This duty is, therefore, enforced by the most powerful motives. The influence and benefit of a pious example; the promised rewards attending it; the deep curse that attends its absence; the misery which a bad example entails upon all the members of the Christian household; and especially the fruits of both a good and bad example, in eternity, -- all these considerations should prompt you to the faithful performance of this duty. If the members of your household may he ruined here by a bad example, what will be its consequences in the eternal world?

"If men of good lives,
Who, by their virtuous actions, stir up others
To noble and religious imitation,
Receive the greater glory after death
As sin must needs confess; what may they feel
In height of torment, and in weight of vengeance,
Not only they themselves not doing well,
But set a light up to show men to hell?"

We see a similar inducement to this duty in the blessings and rewards of a pious example. Its blessings are unspeakable both here and hereafter. The temporal and eternal welfare of your home, the hope of meeting your children in heaven, and receiving there the promised reward of your stewardship, depend upon this duty. That family is happy as wall as holy, where the parents rear up their children under the fostering influence of a Christian example.

"Behold his little ones around him! they bask in the sunshine of smile; And infant innocence and joy lighten these happy faces; He is holy, and they honor him; he is loving; and they love him; He is consistent, and they esteem him; he is firm, and they fear him. His house is the palace of peace; for the Prince of peace is there. Even so, from the bustle of life, he goeth to his well-ordered home."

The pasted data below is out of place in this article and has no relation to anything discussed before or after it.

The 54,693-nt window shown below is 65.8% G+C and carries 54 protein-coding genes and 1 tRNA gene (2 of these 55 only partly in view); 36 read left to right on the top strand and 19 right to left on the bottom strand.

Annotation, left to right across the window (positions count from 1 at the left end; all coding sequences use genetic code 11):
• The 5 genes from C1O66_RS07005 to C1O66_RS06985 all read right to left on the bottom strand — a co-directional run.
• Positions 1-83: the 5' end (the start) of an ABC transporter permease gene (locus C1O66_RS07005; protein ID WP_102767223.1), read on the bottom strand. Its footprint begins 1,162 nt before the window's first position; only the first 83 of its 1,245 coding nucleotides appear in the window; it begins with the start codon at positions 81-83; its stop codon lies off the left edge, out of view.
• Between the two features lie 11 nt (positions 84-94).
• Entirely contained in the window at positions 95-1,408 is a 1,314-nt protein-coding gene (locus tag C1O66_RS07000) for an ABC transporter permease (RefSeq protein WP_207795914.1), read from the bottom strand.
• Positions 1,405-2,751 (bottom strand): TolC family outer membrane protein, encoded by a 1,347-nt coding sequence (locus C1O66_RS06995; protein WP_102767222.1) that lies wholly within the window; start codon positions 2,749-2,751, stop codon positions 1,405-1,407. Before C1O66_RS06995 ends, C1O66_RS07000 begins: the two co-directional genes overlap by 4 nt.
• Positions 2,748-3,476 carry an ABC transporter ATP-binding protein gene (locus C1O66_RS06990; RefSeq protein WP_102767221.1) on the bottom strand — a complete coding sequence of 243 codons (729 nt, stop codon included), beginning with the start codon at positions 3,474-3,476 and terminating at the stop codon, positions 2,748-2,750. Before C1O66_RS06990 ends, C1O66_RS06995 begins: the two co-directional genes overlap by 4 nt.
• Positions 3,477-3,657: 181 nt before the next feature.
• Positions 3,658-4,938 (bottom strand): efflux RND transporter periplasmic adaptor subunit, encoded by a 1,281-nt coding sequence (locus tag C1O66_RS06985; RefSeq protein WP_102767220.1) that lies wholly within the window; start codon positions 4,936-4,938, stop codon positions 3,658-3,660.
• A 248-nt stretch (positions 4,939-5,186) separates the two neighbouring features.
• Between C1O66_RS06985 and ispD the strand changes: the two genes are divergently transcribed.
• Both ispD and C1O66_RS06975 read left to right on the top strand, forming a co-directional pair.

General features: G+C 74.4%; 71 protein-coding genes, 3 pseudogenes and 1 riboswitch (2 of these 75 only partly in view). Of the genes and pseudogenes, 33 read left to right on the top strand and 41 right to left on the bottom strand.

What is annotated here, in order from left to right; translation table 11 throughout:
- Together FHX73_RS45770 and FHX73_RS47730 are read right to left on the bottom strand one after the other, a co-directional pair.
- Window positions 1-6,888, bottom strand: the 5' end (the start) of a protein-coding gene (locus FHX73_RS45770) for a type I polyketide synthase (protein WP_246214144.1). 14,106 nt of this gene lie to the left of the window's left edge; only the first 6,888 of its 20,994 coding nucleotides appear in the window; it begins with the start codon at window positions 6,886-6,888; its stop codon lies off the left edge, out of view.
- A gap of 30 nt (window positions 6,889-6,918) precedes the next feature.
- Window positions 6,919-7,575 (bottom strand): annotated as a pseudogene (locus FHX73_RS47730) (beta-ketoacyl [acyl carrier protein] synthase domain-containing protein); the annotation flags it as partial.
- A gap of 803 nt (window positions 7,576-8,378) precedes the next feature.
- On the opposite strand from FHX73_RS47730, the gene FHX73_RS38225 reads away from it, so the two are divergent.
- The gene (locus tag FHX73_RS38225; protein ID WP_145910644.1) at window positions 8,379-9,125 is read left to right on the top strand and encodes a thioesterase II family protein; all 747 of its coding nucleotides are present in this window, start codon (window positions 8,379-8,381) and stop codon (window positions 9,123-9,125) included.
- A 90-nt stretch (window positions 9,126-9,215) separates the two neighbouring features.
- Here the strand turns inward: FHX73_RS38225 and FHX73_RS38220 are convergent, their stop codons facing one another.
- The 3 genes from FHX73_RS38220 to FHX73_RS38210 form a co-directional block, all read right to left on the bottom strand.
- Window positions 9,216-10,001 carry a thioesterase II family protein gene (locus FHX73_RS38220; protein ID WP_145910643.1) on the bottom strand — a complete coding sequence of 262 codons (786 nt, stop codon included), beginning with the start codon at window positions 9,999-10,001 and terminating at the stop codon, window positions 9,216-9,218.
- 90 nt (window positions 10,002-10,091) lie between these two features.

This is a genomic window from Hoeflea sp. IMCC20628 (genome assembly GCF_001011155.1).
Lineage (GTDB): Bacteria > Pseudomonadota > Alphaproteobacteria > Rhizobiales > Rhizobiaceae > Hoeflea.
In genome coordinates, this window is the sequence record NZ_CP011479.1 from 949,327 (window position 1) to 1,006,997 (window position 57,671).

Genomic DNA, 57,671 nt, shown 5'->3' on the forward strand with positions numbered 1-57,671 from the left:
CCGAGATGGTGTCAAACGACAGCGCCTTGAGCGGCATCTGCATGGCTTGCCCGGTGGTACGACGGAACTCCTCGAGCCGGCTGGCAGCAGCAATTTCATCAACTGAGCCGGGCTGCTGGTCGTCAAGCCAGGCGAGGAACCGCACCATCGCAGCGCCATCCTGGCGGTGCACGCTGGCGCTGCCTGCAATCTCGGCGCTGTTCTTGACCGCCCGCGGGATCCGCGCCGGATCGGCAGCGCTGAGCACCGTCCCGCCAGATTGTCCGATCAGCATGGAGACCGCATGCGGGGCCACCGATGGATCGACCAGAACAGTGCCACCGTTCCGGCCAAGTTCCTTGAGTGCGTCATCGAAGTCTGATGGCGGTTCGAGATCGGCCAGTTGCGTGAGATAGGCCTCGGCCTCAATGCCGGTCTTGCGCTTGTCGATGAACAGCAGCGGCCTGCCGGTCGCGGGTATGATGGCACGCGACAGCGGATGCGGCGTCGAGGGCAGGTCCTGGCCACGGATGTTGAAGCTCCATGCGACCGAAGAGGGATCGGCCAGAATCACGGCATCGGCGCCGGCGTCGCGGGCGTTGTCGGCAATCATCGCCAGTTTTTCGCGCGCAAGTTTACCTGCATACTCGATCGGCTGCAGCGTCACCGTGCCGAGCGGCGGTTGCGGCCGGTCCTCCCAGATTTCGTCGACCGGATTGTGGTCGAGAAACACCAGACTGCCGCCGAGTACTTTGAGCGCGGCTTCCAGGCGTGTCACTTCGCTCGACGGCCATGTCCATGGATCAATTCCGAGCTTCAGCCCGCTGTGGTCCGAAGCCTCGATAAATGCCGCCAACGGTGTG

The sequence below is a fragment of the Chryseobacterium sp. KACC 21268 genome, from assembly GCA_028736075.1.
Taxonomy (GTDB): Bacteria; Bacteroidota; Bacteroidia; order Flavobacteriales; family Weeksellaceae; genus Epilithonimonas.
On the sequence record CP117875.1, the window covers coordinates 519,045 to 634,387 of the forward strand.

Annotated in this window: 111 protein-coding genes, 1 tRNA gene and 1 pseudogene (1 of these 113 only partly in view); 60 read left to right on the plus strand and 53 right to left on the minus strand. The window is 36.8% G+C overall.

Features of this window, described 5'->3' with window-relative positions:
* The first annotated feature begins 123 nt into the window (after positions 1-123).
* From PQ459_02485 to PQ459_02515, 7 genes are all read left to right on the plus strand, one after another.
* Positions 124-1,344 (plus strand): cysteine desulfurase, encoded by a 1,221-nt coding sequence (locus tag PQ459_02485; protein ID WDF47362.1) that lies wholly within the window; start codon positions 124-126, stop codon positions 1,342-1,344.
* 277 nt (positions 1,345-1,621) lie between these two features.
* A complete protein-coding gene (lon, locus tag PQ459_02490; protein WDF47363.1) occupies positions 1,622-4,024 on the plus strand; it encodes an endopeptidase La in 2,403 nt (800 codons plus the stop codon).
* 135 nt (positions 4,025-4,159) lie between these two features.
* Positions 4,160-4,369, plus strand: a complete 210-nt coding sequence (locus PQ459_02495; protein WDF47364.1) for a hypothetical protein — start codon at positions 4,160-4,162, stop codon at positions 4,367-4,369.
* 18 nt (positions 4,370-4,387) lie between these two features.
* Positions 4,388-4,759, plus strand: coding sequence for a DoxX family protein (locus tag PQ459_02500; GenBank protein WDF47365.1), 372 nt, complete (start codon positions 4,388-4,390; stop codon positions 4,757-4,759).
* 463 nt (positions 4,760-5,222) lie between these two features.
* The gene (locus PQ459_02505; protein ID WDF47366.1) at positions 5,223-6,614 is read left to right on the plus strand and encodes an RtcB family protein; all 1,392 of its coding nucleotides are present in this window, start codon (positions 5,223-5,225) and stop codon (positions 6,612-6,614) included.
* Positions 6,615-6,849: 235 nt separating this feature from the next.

A serious obstacle to the efficacy of a good example is, the too frequent want of agreement in the example of the parents. That of the father often conflicts with and neutralizes that of the mother. They are not one in their example. This the children soon see, and disregard the good rather than the bad example. "How can two walk together except they he agreed?" The child cannot follow the pious father in the way of life, when the ungodly mother secretly and openly draws him back. Operated upon by two opposite influences, he will move between them.

We are here taught the imprudence, and we might add, sin, of pious persons forming a matrimonial alliance with wicked and ungodly persons. In the choice of a companion for life, we should consider an agreement in religious as well as in social character. How many unhappy matches and homes and children and parents have been made by disobedience to the divine precept, "Be ye not unequally yoked with unbelievers?" Isaac and Rebecca showed their appreciation of this precept in the care they took to procure a pious wife for Jacob. "I am weary of my life," says Rebecca, "because of the daughters of Heth; if Jacob take a wife of the daughters of Heth, such as these, what good shall my life do me?" This should be the solicitude of every Christian parent. Parents should possess unanimity of spirit and practice in making up and giving the home-example. They should walk unitedly, like Zacharias and Elizabeth, in all the ordinances and statutes of the Lord blameless.

chapter xix home-discipline
Top of Page
Top of Page